Me the Reviewer: I would not find the manuscript acceptable in so much that its format is loosely structured and is in conflict while the sometimes acceptable context and content that could indeed be more comprehensible. If the author chose to organize the topic by arenas posed in its title or by well established structure of philosophy it would synthesize the disordered parts, provide a more advanced framework, and become encouraging of unbiased thoughts, albeit through a less guarded stance. As a reviewer, I’d find myself in the same crux a Jackson and Gallagher. I’d be facing a decision, weighing the good of publishing versus keeping things from publications. I would have scrutinized many of the citations on a contextual basis, but left little change in regards to the most well cited political statements. My greatest critique would be in the spirit with which the paper was written. It is obvious that more could have been written frankly without watering down the true intent or refuting the work of others in a nearly callus way unorthodox in science. It is the spirit with all intent and purposes that the subjects of ethics, scientific methodology, and theory are addressed, despite the convolution of scientific method applications and political undertows of the sea of words. Its common thread is the spirit and the hearts of the men involved. Why should we doubt, react, or editorialize their decisions based on Spirit? We need to insure that the good is seen in there work! It is easy, as we have seen, to be the skeptical, the omniscient critic. In the end, beyond our perceptions of morality, it is they who will be impacted by the truth and consequences and the onus until then will weigh heavily on their hearts.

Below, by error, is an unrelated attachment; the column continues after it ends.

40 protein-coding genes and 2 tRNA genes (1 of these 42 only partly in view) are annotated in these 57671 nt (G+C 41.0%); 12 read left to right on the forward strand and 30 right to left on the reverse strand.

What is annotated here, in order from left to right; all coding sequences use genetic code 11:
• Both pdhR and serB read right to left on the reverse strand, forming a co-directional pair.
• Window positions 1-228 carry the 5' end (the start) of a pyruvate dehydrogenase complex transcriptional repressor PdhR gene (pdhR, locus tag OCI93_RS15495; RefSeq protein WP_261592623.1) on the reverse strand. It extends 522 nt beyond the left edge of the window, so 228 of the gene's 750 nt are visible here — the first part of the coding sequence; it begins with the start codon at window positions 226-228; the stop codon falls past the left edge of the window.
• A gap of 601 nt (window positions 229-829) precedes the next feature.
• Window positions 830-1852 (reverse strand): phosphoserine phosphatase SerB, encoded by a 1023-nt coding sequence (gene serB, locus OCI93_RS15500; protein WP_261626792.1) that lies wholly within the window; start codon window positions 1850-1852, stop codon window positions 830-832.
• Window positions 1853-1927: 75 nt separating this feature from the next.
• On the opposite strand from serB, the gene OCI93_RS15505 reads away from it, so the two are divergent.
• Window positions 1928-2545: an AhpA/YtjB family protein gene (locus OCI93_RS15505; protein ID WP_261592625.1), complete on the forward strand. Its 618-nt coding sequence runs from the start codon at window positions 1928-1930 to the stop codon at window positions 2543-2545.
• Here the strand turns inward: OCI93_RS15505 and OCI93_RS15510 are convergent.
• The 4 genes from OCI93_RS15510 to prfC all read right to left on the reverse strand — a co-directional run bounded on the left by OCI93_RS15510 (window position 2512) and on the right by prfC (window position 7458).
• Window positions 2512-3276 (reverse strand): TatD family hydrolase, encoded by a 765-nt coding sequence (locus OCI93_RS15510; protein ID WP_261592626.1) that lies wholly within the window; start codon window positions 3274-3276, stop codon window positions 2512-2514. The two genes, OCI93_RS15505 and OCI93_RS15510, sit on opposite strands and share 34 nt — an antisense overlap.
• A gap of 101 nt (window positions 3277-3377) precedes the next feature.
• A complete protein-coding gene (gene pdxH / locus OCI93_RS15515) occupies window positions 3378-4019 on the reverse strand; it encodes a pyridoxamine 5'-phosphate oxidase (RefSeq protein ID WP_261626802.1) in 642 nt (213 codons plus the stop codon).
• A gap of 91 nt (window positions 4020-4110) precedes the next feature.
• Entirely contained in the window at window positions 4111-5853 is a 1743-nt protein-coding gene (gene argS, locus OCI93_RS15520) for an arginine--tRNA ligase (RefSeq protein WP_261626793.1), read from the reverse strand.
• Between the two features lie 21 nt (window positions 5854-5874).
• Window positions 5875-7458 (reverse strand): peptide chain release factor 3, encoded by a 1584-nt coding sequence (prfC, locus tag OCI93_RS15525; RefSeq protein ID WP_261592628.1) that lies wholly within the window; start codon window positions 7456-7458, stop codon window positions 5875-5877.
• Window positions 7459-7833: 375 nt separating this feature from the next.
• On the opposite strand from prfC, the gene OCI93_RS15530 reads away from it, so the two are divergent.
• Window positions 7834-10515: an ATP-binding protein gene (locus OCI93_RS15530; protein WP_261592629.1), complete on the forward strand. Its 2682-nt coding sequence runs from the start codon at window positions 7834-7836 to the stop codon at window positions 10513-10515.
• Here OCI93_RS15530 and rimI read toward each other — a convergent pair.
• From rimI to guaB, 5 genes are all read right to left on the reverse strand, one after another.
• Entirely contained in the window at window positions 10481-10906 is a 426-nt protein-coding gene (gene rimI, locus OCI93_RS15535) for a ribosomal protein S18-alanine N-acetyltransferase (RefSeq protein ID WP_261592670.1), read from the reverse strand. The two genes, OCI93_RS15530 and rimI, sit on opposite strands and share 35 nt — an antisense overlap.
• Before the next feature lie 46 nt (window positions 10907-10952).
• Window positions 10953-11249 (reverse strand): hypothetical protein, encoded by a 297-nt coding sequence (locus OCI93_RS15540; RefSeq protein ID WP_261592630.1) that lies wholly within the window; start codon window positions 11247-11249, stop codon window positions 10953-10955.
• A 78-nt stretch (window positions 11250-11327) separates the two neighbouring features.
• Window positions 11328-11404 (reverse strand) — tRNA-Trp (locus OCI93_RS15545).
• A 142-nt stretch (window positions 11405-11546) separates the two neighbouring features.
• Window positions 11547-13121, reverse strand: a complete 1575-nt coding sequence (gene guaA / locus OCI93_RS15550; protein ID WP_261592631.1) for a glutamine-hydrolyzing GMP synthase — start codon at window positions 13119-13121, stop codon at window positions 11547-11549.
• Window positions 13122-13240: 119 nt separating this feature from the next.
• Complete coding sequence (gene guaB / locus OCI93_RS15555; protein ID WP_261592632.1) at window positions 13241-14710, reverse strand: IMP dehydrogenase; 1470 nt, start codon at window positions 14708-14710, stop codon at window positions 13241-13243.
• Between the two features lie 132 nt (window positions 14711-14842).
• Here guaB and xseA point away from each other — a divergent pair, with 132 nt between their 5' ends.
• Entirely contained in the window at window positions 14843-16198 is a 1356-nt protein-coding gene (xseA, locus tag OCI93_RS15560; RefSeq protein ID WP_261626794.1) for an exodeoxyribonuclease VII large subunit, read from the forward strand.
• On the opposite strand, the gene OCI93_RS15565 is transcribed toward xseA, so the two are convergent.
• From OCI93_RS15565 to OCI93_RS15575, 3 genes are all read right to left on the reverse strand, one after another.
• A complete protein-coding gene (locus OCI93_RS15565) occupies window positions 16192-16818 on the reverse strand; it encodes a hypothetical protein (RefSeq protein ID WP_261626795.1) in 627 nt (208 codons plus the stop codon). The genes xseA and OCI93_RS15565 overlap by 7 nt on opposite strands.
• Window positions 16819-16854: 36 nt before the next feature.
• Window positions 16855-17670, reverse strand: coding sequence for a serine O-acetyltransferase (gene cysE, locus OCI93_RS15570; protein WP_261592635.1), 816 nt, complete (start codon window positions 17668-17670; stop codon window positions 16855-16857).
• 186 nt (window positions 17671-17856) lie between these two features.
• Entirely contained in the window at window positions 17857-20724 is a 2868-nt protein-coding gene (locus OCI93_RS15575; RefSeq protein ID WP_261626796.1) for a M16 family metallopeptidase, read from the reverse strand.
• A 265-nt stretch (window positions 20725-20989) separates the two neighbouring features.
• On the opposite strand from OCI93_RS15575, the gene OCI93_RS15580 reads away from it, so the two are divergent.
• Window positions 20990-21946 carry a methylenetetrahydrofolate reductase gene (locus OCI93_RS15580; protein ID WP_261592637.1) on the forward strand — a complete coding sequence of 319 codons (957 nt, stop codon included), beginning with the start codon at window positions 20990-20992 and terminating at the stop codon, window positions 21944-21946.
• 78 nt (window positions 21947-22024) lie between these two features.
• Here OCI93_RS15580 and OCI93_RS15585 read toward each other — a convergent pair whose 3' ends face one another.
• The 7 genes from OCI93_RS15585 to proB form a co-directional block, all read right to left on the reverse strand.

Post Summary: It would be at the risk of doing a disservice to the art and politics in science to perform much editorial tinkering. As much as we may dislike politics and the effects of opinions, they exist and it is important that we acknowledge this suffering discomfort by shedding naïveté. It is also difficult to edit the editorialized when the piece is an opinion. The authors are respected ornithologists and having excelled through the process of becoming so, they both deserve respect from each other and the reviewers. Both authors have carefully considered their words and stances. Actions of such thinkers often seem at conflict with our reasoning, but we shouldn’t shun what we don’t completely understand, nor assume it at conflict based on gut feelings from gleanings of happenstance. These men, though students at heart, are my teachers and the result of their actions may or may not honor their intentions, but I will continue to trust in their integrity. They have the courage of their convictions and we have the benefit of consciousness to perceive their words through the processes of our individual human constructs. Finally, I would ad editorial critique to the acknowledgement of the artist J. Zickefoose’s work on the cover. Jackson attests to truth in depiction having never seen an Ivory-billed himself. Nancy Tanner explains the wooden sound of flattened wings hitting the air with neck straight like a “pintail?” duck. This eyewitness account seems in stark contrast to the Zickenfoose wing depiction and should be noted. Whether this is paralleled irony to Jackson’s writings or simply an anecdotal inaccuracy remains a question…